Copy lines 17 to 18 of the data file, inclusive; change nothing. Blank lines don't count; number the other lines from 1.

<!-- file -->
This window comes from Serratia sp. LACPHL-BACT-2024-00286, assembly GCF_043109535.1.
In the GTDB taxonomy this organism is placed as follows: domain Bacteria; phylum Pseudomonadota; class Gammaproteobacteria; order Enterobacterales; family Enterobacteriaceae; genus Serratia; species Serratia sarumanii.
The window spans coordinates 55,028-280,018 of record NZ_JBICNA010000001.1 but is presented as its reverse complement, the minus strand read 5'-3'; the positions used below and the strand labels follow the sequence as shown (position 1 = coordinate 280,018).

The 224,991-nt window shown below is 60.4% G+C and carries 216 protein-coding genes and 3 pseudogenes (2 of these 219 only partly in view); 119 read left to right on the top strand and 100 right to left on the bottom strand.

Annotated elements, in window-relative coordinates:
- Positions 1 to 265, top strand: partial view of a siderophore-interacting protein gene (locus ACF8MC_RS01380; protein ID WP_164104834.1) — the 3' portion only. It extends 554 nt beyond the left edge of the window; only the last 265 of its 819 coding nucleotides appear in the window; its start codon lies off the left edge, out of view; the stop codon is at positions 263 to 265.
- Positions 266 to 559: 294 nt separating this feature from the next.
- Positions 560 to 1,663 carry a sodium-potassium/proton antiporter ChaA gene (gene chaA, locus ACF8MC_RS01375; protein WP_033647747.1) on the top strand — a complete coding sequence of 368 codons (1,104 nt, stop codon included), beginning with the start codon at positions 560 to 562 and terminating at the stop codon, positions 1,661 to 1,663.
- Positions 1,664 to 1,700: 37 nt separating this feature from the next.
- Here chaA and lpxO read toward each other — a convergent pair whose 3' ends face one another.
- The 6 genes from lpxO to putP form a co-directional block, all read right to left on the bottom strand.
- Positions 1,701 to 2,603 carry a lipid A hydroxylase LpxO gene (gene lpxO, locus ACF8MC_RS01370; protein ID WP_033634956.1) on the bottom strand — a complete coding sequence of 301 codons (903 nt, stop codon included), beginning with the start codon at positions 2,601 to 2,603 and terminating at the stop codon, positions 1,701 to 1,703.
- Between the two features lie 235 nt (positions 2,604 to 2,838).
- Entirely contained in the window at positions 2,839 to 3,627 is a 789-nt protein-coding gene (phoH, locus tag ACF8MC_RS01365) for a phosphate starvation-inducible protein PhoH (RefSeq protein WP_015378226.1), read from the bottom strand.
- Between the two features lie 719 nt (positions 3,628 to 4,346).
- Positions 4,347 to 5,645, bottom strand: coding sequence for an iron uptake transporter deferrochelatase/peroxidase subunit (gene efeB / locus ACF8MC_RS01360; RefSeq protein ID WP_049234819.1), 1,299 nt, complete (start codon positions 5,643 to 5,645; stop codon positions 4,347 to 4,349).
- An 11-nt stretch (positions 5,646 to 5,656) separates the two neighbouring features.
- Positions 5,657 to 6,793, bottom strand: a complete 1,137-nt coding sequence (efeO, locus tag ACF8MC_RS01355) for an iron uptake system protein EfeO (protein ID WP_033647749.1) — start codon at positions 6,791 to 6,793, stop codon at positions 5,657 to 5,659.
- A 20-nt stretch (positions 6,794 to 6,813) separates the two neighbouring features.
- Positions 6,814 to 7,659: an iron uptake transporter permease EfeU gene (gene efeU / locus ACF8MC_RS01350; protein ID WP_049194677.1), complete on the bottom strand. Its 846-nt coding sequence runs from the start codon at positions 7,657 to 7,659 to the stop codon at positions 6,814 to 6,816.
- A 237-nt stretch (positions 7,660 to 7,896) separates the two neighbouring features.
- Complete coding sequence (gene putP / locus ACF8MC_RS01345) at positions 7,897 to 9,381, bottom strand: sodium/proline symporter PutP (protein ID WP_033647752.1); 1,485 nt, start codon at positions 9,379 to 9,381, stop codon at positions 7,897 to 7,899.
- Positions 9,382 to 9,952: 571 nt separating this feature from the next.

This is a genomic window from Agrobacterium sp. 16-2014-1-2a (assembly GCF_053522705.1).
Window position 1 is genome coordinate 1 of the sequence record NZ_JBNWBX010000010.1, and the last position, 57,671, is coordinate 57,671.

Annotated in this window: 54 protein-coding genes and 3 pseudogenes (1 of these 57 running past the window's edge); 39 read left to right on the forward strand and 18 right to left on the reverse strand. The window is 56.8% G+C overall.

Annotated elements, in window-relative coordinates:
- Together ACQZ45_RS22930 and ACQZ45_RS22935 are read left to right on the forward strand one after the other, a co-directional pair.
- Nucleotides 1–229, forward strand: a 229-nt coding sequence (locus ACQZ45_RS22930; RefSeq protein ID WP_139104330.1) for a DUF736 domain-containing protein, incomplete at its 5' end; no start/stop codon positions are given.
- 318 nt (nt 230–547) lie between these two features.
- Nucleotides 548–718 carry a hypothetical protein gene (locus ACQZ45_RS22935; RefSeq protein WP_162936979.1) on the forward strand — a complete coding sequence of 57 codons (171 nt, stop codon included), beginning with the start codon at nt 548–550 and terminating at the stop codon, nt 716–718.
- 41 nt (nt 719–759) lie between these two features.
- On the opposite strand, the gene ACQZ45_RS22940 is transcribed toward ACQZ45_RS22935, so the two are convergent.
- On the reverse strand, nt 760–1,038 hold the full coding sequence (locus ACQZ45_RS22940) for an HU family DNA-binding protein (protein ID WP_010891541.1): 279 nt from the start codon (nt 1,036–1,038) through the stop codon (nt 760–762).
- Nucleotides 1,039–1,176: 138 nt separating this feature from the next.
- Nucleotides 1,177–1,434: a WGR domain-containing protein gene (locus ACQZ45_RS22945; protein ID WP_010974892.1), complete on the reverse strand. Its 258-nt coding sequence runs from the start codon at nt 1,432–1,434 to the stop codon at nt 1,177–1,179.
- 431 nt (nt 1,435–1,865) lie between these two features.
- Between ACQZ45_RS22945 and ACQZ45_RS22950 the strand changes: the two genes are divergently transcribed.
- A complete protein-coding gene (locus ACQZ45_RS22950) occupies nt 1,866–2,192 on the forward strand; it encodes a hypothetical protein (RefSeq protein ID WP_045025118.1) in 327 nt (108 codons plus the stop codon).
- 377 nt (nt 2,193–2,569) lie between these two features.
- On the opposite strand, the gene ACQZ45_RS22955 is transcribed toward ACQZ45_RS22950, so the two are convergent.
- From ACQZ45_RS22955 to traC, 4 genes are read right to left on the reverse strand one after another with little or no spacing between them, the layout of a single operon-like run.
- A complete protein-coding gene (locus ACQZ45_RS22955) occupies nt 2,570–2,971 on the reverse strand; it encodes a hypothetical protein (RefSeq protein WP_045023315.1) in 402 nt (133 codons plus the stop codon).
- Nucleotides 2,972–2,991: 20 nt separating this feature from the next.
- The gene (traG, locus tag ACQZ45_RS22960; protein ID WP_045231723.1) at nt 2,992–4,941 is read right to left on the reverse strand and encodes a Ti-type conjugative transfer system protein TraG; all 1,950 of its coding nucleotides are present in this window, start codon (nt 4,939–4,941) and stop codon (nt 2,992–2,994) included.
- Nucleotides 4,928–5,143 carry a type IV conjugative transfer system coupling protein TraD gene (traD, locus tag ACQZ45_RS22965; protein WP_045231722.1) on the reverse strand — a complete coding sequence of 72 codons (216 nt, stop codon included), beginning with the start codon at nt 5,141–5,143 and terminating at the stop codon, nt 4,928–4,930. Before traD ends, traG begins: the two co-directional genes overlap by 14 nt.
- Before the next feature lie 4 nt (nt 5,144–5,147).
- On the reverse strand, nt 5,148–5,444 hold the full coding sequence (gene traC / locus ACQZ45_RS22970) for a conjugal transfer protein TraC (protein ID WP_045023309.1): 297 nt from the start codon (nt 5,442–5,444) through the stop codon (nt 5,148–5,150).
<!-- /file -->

- An 11-nt stretch (positions 5,646 to 5,656) separates the two neighbouring features.
- Positions 5,657 to 6,793, bottom strand: a complete 1,137-nt coding sequence (efeO, locus tag ACF8MC_RS01355) for an iron uptake system protein EfeO (protein ID WP_033647749.1) — start codon at positions 6,791 to 6,793, stop codon at positions 5,657 to 5,659.